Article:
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Hokusai characteristically cast a traditional theme in a novel interpretation. In the traditional meisho-e (scene of a famous place), Mount Fuji was always the focus of the composition. Hokusai inventively inverted this formula and positioned a small Mount Fuji within the midst of a thundering seascape. Foundering among the great waves are three boats thought to be barges conveying fish from the southern islands of Edo.” Nonetheless, “Hokusai has arranged the composition to frame Mount Fuji. The curves of the wave and hull of one boat dip down just low enough to allow the base of Mount Fuji to be visible, and the white top of the great wave creates a diagonal line that leads the viewers eye directly to the peak of the mountain top.”(4)

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To the Japanese eye, accustomed to reading from right to left—the great claw of a wave appears almost to tumble into the viewer’s face, the surging breakers may seem to swamp the boaters, even Mount Fuji appears fragile, about to be engulfed by the uncontrollable energy of the water, and still  the humans in their tiny boats “doomed” to perish in the sea do not look panicked! On the contrary, they look like hanging to their rows in full discipline. It looks like they are experienced and know how to cope with such a situation. (5)

 

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Jennifer Rundlett, a fellow blogger, sees “through” its art “the many trials of life and how overwhelming we often find them, being so focused battling our problems, and trying not to be consumed by them”, whereas “the wave is pointing our eye to [Mount Fugi] the focal point or meaning….that beauty and immortality is in how we ride out these storms.” (6)

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This Japanese painting brought to my mind an English Romanticist, William Turner’s famous seas, stormy skies, sinking ships and tempests studies, with a very different theme to Hokusai’s.

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The power of the storm versus man’s inabilities was a main theme in Turner’s work. Dreadful catastrophe was a common theme in English romantic art period and Turner specifically painted themes of shipwreck a number of times throughout his life, exploring the effects of an elemental vortex. The romantics had taken a liking to natural phenomena and shipwreck became a popular subject. 19th century Britain specifically was very familiar with shipwreck as it was a period of great English shipping.  … The craftsmanship of these ships did not deter the fact that the man made vessel was still at the mercy of the wind.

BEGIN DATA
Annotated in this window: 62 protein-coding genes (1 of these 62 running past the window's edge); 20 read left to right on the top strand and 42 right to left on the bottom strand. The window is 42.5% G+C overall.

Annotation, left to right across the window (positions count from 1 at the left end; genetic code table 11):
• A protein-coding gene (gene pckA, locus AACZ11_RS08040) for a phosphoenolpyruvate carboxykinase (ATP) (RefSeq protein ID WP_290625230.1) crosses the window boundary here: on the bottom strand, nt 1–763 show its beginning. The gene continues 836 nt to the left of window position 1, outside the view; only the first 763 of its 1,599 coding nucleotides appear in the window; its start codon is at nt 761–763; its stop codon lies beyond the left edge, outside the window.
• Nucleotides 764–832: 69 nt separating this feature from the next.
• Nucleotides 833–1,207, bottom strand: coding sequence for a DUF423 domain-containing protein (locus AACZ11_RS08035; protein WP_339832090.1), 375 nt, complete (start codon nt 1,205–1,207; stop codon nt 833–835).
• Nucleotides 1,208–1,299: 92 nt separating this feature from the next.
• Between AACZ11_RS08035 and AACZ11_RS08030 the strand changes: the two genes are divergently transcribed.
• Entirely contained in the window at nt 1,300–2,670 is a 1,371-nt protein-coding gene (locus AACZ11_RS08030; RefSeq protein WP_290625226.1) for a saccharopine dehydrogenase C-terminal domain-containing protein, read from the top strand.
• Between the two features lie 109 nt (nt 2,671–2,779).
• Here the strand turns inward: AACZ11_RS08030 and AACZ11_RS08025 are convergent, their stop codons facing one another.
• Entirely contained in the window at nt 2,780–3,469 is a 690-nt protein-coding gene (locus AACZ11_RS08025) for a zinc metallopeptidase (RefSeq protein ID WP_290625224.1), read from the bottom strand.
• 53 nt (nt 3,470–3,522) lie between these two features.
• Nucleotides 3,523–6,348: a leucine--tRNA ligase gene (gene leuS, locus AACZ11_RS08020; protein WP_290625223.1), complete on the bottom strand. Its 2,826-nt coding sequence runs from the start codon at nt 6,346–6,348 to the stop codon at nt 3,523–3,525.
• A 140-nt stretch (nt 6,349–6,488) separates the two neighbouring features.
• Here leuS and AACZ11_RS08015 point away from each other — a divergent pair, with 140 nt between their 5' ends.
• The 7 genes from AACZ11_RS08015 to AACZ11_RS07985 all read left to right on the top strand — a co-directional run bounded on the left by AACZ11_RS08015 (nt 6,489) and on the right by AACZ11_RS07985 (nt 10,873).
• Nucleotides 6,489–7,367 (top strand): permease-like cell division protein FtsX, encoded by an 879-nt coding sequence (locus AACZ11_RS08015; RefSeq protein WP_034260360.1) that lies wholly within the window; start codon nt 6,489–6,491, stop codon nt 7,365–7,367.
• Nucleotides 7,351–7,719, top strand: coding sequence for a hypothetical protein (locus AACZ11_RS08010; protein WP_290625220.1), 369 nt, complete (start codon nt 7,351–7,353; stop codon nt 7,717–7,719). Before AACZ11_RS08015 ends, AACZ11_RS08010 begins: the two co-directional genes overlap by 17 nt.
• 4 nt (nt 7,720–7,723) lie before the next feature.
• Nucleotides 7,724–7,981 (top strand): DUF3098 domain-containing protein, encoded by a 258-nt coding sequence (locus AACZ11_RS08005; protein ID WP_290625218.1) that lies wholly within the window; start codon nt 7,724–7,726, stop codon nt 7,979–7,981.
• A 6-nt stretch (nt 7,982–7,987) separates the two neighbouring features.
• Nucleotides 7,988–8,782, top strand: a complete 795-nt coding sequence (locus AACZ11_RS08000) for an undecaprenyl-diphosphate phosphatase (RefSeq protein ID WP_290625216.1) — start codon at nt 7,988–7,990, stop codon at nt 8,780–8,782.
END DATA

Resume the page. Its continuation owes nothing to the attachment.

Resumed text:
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Let us have a good look at Turner’s most famous storm painting: The Snow Storm – Steam-Boat off a Harbour’s Mouth (1842), http://www.tate.org.uk/art/work/N00530 Snow Storm – Steam-Boat off a Harbour’s Mouth shows a ship off the English coast struggling to persevere through a storm.  The steam-boat resides in the center of the vortex.   Turner’s untamed brushwork creates a swirling composition of chaotic colors and lighting. The swirling storm creates a composition that leaves the eye to circle around the canvas repeatedly. The black of the wind and the waves of the sea create a circle around the doomed ship. Through the windy peephole, the viewer can see the helpless ship at the mercy of nature’s violent motion. One can imagine the ship swaying to and fro as its crew desperately tries to take control of the sail and stay afloat. In this context the vessel can be interpreted as a symbol of mankind’s futile efforts to combat the forces of nature.